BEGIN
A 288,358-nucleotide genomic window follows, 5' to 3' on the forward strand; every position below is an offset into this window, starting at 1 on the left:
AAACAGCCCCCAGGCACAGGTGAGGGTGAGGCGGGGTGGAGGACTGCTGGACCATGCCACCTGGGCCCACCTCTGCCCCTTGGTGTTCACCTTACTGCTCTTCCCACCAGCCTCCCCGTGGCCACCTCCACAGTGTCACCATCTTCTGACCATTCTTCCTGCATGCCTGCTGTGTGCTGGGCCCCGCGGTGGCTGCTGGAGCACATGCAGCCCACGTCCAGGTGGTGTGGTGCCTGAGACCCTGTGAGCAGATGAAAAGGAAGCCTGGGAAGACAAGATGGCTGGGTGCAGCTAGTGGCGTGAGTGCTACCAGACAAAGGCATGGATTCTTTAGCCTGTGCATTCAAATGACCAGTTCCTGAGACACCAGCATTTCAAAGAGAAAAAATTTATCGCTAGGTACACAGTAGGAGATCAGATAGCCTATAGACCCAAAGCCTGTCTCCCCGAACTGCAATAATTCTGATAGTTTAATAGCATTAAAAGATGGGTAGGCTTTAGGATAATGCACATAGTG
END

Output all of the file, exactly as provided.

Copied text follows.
A 288,358-nucleotide genomic window follows, 5' to 3' on the forward strand; every position below is an offset into this window, starting at 1 on the left:
AAACAGCCCCCAGGCACAGGTGAGGGTGAGGCGGGGTGGAGGACTGCTGGACCATGCCACCTGGGCCCACCTCTGCCCCTTGGTGTTCACCTTACTGCTCTTCCCACCAGCCTCCCCGTGGCCACCTCCACAGTGTCACCATCTTCTGACCATTCTTCCTGCATGCCTGCTGTGTGCTGGGCCCCGCGGTGGCTGCTGGAGCACATGCAGCCCACGTCCAGGTGGTGTGGTGCCTGAGACCCTGTGAGCAGATGAAAAGGAAGCCTGGGAAGACAAGATGGCTGGGTGCAGCTAGTGGCGTGAGTGCTACCAGACAAAGGCATGGATTCTTTAGCCTGTGCATTCAAATGACCAGTTCCTGAGACACCAGCATTTCAAAGAGAAAAAATTTATCGCTAGGTACACAGTAGGAGATCAGATAGCCTATAGACCCAAAGCCTGTCTCCCCGAACTGCAATAATTCTGATAGTTTAATAGCATTAAAAGATGGGTAGGCTTTAGGATAATGCACATAGTG